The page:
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The Business Case for Team Development & Team Coaching

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March 6th, 2017

- Updated on

March 8, 2017 - 8:08am

“Without knowing what the key drivers or essential and enabling elements for team successes are, or how and when to apply them, business leaders will continue to make costly mistakes in terms of time, money, effort and the achievement of organizational goals and outcomes.”  WABC Whitepaper Nov 2016

High–achieving teams reduce costs more quickly, go to market more effectively and launch products more smoothly. In the case of small to mid-size organizations, who are even more dependent on the quality of their teams, having the right, strong performing team in place is the real key to business growth. It comes as no surprise that 42% of organizations surveyed with fewer than 1000 FTEs indicated they currently use team coaching (intact teams) today (Conference Board’s 2016 Global Executive Coaching Survey).
 
High performing team benefits
 
Bill Accordino, A.J. O’Connor’s VP, Executive Coaching & Leadership Development, and AJO's Team Coach, Leanne Leonard, recently shared their insights into AJO’s Team Development philosophy and approach.  

What is Team Coaching?

Bill: Team Coaching is an outcome of assessing the team and its environment. It is focusing on an intact team and supporting that team's strategic execution in a very hands-on way. It’s not just an off-site meeting - it’s about the team’s purpose, its size and structure, the capabilities of the individual members and the team as a whole and it’s HUGELY about the team’s leader and his/her team’s behavior. Is the team working productively together? In our work with teams, our goal is to build trust as people recognize their interdependencies.
 
Team development, of which team coaching is a typical intervention, is most effective when the gap is largest between what the team needs to do flawlessly to execute its strategy and the level of current output. This is where team development and coaching can have the largest benefit.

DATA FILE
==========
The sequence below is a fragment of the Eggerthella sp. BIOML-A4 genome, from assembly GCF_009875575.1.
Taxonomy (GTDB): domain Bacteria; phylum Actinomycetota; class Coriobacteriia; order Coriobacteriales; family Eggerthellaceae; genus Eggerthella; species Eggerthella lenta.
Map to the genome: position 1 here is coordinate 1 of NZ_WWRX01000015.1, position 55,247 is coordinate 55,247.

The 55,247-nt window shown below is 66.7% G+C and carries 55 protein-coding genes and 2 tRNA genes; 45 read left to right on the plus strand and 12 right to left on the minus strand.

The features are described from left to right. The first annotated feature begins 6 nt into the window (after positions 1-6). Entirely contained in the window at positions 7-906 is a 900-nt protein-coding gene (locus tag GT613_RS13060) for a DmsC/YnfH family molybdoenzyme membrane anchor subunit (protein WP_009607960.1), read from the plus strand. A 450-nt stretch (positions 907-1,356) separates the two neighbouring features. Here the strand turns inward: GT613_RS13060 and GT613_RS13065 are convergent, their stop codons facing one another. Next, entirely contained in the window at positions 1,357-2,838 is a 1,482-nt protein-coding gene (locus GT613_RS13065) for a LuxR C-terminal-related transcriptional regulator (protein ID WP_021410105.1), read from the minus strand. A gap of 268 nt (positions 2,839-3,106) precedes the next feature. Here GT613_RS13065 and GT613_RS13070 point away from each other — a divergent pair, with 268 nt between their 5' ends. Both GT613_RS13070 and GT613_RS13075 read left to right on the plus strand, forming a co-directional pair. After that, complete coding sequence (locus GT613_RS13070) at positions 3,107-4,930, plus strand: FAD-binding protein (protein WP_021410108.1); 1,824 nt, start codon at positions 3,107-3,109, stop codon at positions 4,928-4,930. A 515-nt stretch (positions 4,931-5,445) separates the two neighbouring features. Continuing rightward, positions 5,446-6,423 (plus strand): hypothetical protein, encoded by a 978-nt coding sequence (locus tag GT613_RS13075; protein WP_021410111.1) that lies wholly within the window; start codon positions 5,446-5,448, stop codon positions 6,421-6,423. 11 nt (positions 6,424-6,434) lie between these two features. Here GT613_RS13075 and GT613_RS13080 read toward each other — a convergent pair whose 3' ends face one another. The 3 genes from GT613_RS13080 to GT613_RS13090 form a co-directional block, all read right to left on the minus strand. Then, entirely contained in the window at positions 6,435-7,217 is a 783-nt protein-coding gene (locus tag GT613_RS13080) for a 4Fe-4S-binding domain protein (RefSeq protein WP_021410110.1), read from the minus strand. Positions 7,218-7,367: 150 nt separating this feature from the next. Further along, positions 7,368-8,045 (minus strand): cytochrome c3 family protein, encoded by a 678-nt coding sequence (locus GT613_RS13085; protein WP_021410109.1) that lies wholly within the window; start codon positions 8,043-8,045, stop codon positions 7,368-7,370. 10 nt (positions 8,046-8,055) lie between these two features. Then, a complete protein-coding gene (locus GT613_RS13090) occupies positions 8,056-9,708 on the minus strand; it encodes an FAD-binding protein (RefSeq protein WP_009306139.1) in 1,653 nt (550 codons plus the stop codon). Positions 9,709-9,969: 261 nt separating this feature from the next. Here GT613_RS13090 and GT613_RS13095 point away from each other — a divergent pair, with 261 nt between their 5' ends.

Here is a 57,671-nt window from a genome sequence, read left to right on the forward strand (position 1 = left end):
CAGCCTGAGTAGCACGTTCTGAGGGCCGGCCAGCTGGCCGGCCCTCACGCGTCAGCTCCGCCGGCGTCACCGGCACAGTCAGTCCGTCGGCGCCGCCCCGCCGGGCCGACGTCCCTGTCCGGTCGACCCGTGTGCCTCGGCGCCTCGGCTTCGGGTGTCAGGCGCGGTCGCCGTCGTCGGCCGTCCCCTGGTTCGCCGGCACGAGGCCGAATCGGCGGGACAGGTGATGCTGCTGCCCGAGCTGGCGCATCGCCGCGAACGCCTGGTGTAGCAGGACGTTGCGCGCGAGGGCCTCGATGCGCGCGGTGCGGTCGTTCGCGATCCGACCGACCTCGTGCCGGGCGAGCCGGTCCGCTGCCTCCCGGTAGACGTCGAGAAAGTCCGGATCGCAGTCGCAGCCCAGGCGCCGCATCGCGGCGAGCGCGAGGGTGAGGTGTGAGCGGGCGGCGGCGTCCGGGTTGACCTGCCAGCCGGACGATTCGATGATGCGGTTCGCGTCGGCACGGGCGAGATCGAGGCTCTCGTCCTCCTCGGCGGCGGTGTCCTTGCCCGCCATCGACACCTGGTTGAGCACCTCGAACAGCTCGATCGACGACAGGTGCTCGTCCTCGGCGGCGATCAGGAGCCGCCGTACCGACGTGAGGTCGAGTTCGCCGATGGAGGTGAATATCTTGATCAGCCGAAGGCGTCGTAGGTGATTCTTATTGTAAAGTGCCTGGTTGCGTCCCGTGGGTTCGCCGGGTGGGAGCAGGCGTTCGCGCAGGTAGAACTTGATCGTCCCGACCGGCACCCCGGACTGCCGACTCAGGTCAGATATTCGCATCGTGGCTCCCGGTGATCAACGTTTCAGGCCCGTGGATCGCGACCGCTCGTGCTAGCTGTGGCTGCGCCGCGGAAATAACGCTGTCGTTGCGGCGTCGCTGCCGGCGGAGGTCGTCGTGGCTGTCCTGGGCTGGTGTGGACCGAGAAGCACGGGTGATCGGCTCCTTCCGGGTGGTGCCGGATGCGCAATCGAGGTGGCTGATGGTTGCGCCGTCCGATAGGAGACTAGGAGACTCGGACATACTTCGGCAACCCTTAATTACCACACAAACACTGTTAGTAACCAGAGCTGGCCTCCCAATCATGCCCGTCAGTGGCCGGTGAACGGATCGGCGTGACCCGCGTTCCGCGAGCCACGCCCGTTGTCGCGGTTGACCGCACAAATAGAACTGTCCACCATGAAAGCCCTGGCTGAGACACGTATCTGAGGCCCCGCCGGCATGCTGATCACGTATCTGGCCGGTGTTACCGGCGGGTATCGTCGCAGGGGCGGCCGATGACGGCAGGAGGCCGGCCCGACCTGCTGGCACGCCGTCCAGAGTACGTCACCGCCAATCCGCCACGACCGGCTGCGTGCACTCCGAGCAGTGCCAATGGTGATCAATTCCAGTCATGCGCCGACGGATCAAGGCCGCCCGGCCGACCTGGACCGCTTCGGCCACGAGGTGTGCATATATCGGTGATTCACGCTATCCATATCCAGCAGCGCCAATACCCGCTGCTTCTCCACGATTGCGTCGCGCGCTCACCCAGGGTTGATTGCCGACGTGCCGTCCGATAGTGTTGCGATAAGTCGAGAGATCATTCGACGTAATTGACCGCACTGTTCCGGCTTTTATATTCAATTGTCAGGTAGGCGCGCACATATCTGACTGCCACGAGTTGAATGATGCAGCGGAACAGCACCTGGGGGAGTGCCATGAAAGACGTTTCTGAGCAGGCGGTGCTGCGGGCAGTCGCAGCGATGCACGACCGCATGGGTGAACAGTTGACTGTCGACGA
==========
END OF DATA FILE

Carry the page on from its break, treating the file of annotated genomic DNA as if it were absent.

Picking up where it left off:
Leanne: Let’s start with the differences between a group and a team. A group is a collection of individuals who coordinate their individual efforts. Having been a college adjunct professor, I think about how we give students group projects and the way they often divvy up the assignment and each do their own thing and then someone puts it together. That’s a group. They come together for a task, do their own individual thing and then typically dissipate.
 
A team is generally linked more tightly through interdependencies - a collective group of people working together with a common purpose and goal. There is much more mutual commitment which drives joint accountability, creating stronger bonds and motivation to perform. Team Coaching guides intact teams to higher and sustained levels of performance.

AJO 4Ps Model - Partner, Plan, Perform & ProgressDo you have a specific defined process that you use to develop teams?  

Bill: Yes, at AJO we use a 4-phase team-coaching process: Partner, Plan, and Perform to Progress.
 
In the Partner stage, we start by working with team leaders to determine that Team Development and Team Coaching is the right approach. We ask things like: “What are your biggest business challenges? What keeps you up at night? Tell me about your team. Do you have a good fit in all your positions?” 
 
Once the answers to these types of questions are on the table, the Team Development goals, outcomes and intervention can be assessed. It’s powerful when we pose the question to the leader, “What would happen to your own success if you did not resolve those issues?” We work with the client to select and assign the best-fit team coach to address that particular industry and the team’s specific challenges.

What role do assessments play and how do they help the team?

The second phase of our process, Plan, involves assessing where teams are working best together. It may include a team session to review assessment results and identify challenges, an evaluation of the current and future state coupled with development of strategic action items, and designing a compelling team scorecard with leading and lagging indicators to show progress toward goals.
 
Leanne: We engage the team in the process. We may use one-on-one interviews with team members to understand what is going well and what could be even better. We share this information with the team and facilitate the plan to address the feedback and keep it on track to reach its goals. Assessments are extremely helpful in this process. We have used the DiSC and Myers Briggs Type Indicator (MBTI) to help team members understand themselves and their personal styles which they share with the broader team. The Thomas Kilmann Conflict Mode Indicator (TKI) is a very useful assessment that measures conflict management styles.
 
Exposing personal preferences and styles of behavior is helpful to understanding commonalities and differences on the team. When you take the time to learn about others and what motivates them, it’s easier to work together.